A MOVING POEM THAT ECHOES THE LOVE PALESTINIANS HAVE FOR THEIR OLIVE TREES AND THEIR DEEP CONNECTION TO THEIR LAND
FEATURES SEVENTEEN MAJOR PALESTINIAN ARTISTS
Rest in My Shade is a poetic story about displacement, identity and loss recited by an ancient olive tree. It is illustrated with olive trees created in various media by Palestinian artists living around the world.
Millions of people are being uprooted, separated from their families, and risk losing their culture as a result of war, poverty, repression, and climate injustice. Rest in My Shade is a tool for building understanding, compassion, and dialog. Together, we can build a truly just world—one in which we can all live where we want, move freely and without fear, value and share the traditions that make us who we are, and feel dignity and acceptance wherever we are.
Nora Lester Murad, originally from California, raised her three Palestinian-American daughters in Jerusalem. She now lives in New York. She was inspired to write this story by her father-in-law whose love for his olive trees echoes the deep connection between Palestinians and their land throughout the generations and across the continents.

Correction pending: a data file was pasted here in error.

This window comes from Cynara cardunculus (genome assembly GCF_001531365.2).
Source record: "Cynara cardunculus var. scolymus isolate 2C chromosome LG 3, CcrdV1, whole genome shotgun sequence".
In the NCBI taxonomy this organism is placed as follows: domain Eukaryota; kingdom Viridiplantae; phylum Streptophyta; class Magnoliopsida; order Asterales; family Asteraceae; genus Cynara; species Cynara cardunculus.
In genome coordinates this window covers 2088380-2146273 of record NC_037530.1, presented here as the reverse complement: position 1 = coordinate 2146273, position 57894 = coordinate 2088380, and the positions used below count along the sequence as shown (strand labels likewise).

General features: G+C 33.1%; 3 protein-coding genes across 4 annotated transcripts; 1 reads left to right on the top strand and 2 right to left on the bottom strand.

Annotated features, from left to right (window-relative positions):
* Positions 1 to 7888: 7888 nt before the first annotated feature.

Danna Masad, originally from Zeita village, was born and raised in Ramallah, Palestine. She is an environmentalist, activist, and architect with a deep love for her land and people. Her inspiration for this story comes from witnessing the deep connection that developed over a lifetime between her grandmother and the olive trees she tended.
Publishers: Interlink Publishing Group, Olive Branch Press
Publication date: 28 Apr 2019
Rest in my shade is a gentle and beautiful book that yet bears witness to the root-wrenching violence experienced by the Palestinian people.
Like the olive tree that this poem gives voice to, this small book is generous, fruitful.
One of the final lines, “May people rest in my shade and be home” is an almost universal longing. I am sure this book will serve its’ stated purpose to build compassion and to create dialogue.
My internal dialogue rips me from this sentiment.
I am not the olive tree in this story, displaced and re-placed.
The new again in this moment realization that I am apriori, always already a Settler ‘here’, where I sit in my comfortable Canadian home, knowing what my ancestors bulldozed, knowing who my ancestors displaced to claim home.
I am the consumer of olives, from all-over. A product of generations of pickling of cultures, continents of condiments.
All I can say is that I will treat olive oil as a sacrament, from now on.